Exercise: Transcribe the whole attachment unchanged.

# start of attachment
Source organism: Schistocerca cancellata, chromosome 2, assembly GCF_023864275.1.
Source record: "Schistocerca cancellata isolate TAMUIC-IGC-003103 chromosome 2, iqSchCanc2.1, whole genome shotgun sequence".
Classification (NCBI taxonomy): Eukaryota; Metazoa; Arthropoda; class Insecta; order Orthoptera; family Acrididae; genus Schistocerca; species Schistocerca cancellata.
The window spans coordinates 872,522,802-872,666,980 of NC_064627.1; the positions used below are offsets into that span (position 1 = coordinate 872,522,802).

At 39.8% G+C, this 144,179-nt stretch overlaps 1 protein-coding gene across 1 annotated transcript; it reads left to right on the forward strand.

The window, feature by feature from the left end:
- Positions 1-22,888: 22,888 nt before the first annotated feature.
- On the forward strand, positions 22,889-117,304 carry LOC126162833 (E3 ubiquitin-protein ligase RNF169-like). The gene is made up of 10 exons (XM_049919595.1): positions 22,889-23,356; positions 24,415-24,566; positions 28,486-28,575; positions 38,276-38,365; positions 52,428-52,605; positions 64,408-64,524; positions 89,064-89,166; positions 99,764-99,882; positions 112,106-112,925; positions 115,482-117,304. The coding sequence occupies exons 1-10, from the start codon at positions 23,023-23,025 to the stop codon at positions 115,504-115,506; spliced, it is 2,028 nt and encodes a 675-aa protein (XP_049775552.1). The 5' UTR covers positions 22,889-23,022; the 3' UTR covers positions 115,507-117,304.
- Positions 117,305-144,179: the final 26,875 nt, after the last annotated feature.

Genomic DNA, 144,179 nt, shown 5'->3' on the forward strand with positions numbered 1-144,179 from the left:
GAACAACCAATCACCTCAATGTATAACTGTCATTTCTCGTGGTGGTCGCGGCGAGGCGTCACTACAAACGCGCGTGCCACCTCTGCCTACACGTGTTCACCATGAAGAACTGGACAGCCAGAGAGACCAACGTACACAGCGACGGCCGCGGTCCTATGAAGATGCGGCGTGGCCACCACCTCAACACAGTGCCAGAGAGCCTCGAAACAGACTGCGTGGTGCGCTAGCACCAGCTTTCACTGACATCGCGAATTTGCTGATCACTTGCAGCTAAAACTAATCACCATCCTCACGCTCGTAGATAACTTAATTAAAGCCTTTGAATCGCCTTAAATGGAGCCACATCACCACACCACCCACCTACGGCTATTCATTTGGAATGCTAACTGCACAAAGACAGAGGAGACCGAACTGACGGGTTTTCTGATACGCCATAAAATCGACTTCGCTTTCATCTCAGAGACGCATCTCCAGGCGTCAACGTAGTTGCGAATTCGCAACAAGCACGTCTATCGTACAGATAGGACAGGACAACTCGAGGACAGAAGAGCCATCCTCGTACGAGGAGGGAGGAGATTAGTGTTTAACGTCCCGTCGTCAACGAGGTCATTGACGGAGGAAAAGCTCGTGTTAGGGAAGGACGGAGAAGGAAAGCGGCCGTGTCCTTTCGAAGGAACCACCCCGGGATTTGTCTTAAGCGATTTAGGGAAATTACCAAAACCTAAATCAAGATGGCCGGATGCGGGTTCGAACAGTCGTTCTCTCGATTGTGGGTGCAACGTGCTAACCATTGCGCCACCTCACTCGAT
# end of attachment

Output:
Source organism: Schistocerca cancellata, chromosome 2, assembly GCF_023864275.1.
Source record: "Schistocerca cancellata isolate TAMUIC-IGC-003103 chromosome 2, iqSchCanc2.1, whole genome shotgun sequence".
Classification (NCBI taxonomy): Eukaryota; Metazoa; Arthropoda; class Insecta; order Orthoptera; family Acrididae; genus Schistocerca; species Schistocerca cancellata.
The window spans coordinates 872,522,802-872,666,980 of NC_064627.1; the positions used below are offsets into that span (position 1 = coordinate 872,522,802).

At 39.8% G+C, this 144,179-nt stretch overlaps 1 protein-coding gene across 1 annotated transcript; it reads left to right on the forward strand.

The window, feature by feature from the left end:
- Positions 1-22,888: 22,888 nt before the first annotated feature.
- On the forward strand, positions 22,889-117,304 carry LOC126162833 (E3 ubiquitin-protein ligase RNF169-like). The gene is made up of 10 exons (XM_049919595.1): positions 22,889-23,356; positions 24,415-24,566; positions 28,486-28,575; positions 38,276-38,365; positions 52,428-52,605; positions 64,408-64,524; positions 89,064-89,166; positions 99,764-99,882; positions 112,106-112,925; positions 115,482-117,304. The coding sequence occupies exons 1-10, from the start codon at positions 23,023-23,025 to the stop codon at positions 115,504-115,506; spliced, it is 2,028 nt and encodes a 675-aa protein (XP_049775552.1). The 5' UTR covers positions 22,889-23,022; the 3' UTR covers positions 115,507-117,304.
- Positions 117,305-144,179: the final 26,875 nt, after the last annotated feature.

Genomic DNA, 144,179 nt, shown 5'->3' on the forward strand with positions numbered 1-144,179 from the left:
GAACAACCAATCACCTCAATGTATAACTGTCATTTCTCGTGGTGGTCGCGGCGAGGCGTCACTACAAACGCGCGTGCCACCTCTGCCTACACGTGTTCACCATGAAGAACTGGACAGCCAGAGAGACCAACGTACACAGCGACGGCCGCGGTCCTATGAAGATGCGGCGTGGCCACCACCTCAACACAGTGCCAGAGAGCCTCGAAACAGACTGCGTGGTGCGCTAGCACCAGCTTTCACTGACATCGCGAATTTGCTGATCACTTGCAGCTAAAACTAATCACCATCCTCACGCTCGTAGATAACTTAATTAAAGCCTTTGAATCGCCTTAAATGGAGCCACATCACCACACCACCCACCTACGGCTATTCATTTGGAATGCTAACTGCACAAAGACAGAGGAGACCGAACTGACGGGTTTTCTGATACGCCATAAAATCGACTTCGCTTTCATCTCAGAGACGCATCTCCAGGCGTCAACGTAGTTGCGAATTCGCAACAAGCACGTCTATCGTACAGATAGGACAGGACAACTCGAGGACAGAAGAGCCATCCTCGTACGAGGAGGGAGGAGATTAGTGTTTAACGTCCCGTCGTCAACGAGGTCATTGACGGAGGAAAAGCTCGTGTTAGGGAAGGACGGAGAAGGAAAGCGGCCGTGTCCTTTCGAAGGAACCACCCCGGGATTTGTCTTAAGCGATTTAGGGAAATTACCAAAACCTAAATCAAGATGGCCGGATGCGGGTTCGAACAGTCGTTCTCTCGATTGTGGGTGCAACGTGCTAACCATTGCGCCACCTCACTCGAT